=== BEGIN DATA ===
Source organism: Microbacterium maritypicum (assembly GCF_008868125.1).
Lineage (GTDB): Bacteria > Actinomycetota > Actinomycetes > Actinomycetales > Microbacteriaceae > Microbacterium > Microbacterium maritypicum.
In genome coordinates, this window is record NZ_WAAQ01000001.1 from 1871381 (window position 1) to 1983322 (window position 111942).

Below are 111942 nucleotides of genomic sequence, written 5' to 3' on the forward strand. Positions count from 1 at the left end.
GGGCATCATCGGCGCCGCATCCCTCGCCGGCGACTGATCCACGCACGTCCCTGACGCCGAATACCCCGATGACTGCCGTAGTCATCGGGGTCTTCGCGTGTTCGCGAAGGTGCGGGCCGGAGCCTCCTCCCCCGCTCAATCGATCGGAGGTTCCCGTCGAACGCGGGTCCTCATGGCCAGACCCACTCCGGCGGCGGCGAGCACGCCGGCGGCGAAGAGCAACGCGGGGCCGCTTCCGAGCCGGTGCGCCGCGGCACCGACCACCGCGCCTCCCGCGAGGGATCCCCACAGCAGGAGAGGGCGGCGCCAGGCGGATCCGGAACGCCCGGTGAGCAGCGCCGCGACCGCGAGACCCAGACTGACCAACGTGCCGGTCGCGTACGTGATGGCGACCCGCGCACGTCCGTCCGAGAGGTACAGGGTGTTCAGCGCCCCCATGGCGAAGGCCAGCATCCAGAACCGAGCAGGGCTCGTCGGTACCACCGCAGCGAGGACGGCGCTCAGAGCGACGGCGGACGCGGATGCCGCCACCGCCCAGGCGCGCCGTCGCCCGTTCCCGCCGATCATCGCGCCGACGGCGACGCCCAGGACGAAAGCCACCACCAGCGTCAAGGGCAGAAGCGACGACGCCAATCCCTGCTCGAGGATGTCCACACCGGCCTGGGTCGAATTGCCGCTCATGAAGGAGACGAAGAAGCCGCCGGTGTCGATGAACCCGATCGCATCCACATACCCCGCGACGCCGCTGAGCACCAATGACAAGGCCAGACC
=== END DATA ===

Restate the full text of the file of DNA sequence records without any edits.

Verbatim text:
Source organism: Microbacterium maritypicum (assembly GCF_008868125.1).
Lineage (GTDB): Bacteria > Actinomycetota > Actinomycetes > Actinomycetales > Microbacteriaceae > Microbacterium > Microbacterium maritypicum.
In genome coordinates, this window is record NZ_WAAQ01000001.1 from 1871381 (window position 1) to 1983322 (window position 111942).

Below are 111942 nucleotides of genomic sequence, written 5' to 3' on the forward strand. Positions count from 1 at the left end.
GGGCATCATCGGCGCCGCATCCCTCGCCGGCGACTGATCCACGCACGTCCCTGACGCCGAATACCCCGATGACTGCCGTAGTCATCGGGGTCTTCGCGTGTTCGCGAAGGTGCGGGCCGGAGCCTCCTCCCCCGCTCAATCGATCGGAGGTTCCCGTCGAACGCGGGTCCTCATGGCCAGACCCACTCCGGCGGCGGCGAGCACGCCGGCGGCGAAGAGCAACGCGGGGCCGCTTCCGAGCCGGTGCGCCGCGGCACCGACCACCGCGCCTCCCGCGAGGGATCCCCACAGCAGGAGAGGGCGGCGCCAGGCGGATCCGGAACGCCCGGTGAGCAGCGCCGCGACCGCGAGACCCAGACTGACCAACGTGCCGGTCGCGTACGTGATGGCGACCCGCGCACGTCCGTCCGAGAGGTACAGGGTGTTCAGCGCCCCCATGGCGAAGGCCAGCATCCAGAACCGAGCAGGGCTCGTCGGTACCACCGCAGCGAGGACGGCGCTCAGAGCGACGGCGGACGCGGATGCCGCCACCGCCCAGGCGCGCCGTCGCCCGTTCCCGCCGATCATCGCGCCGACGGCGACGCCCAGGACGAAAGCCACCACCAGCGTCAAGGGCAGAAGCGACGACGCCAATCCCTGCTCGAGGATGTCCACACCGGCCTGGGTCGAATTGCCGCTCATGAAGGAGACGAAGAAGCCGCCGGTGTCGATGAACCCGATCGCATCCACATACCCCGCGACGCCGCTGAGCACCAATGACAAGGCCAGACC